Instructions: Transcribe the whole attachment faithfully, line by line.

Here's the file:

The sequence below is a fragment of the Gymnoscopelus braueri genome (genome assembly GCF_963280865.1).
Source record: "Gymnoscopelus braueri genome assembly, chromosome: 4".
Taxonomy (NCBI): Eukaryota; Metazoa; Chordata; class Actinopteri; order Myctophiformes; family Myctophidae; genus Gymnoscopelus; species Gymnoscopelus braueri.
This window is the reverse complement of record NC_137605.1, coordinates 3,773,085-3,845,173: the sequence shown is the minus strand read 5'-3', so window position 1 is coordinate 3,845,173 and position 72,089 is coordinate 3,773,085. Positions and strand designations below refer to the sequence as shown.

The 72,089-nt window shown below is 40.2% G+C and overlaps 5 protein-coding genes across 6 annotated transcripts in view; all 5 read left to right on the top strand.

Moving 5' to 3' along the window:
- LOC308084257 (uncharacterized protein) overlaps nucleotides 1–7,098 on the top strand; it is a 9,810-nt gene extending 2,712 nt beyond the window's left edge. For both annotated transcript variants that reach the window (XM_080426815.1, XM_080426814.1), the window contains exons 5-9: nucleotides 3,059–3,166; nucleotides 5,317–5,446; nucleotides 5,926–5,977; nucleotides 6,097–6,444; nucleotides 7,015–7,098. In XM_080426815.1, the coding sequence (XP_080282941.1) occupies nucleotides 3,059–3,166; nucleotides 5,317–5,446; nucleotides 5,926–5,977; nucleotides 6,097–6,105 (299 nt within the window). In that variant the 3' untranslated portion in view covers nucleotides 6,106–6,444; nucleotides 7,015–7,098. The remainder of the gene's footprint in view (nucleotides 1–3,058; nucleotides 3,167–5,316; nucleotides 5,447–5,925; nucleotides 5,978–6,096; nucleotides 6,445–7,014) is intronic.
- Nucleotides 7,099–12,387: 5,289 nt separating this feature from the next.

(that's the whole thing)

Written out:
The sequence below is a fragment of the Gymnoscopelus braueri genome (genome assembly GCF_963280865.1).
Source record: "Gymnoscopelus braueri genome assembly, chromosome: 4".
Taxonomy (NCBI): Eukaryota; Metazoa; Chordata; class Actinopteri; order Myctophiformes; family Myctophidae; genus Gymnoscopelus; species Gymnoscopelus braueri.
This window is the reverse complement of record NC_137605.1, coordinates 3,773,085-3,845,173: the sequence shown is the minus strand read 5'-3', so window position 1 is coordinate 3,845,173 and position 72,089 is coordinate 3,773,085. Positions and strand designations below refer to the sequence as shown.

The 72,089-nt window shown below is 40.2% G+C and overlaps 5 protein-coding genes across 6 annotated transcripts in view; all 5 read left to right on the top strand.

Moving 5' to 3' along the window:
- LOC308084257 (uncharacterized protein) overlaps nucleotides 1–7,098 on the top strand; it is a 9,810-nt gene extending 2,712 nt beyond the window's left edge. For both annotated transcript variants that reach the window (XM_080426815.1, XM_080426814.1), the window contains exons 5-9: nucleotides 3,059–3,166; nucleotides 5,317–5,446; nucleotides 5,926–5,977; nucleotides 6,097–6,444; nucleotides 7,015–7,098. In XM_080426815.1, the coding sequence (XP_080282941.1) occupies nucleotides 3,059–3,166; nucleotides 5,317–5,446; nucleotides 5,926–5,977; nucleotides 6,097–6,105 (299 nt within the window). In that variant the 3' untranslated portion in view covers nucleotides 6,106–6,444; nucleotides 7,015–7,098. The remainder of the gene's footprint in view (nucleotides 1–3,058; nucleotides 3,167–5,316; nucleotides 5,447–5,925; nucleotides 5,978–6,096; nucleotides 6,445–7,014) is intronic.
- Nucleotides 7,099–12,387: 5,289 nt separating this feature from the next.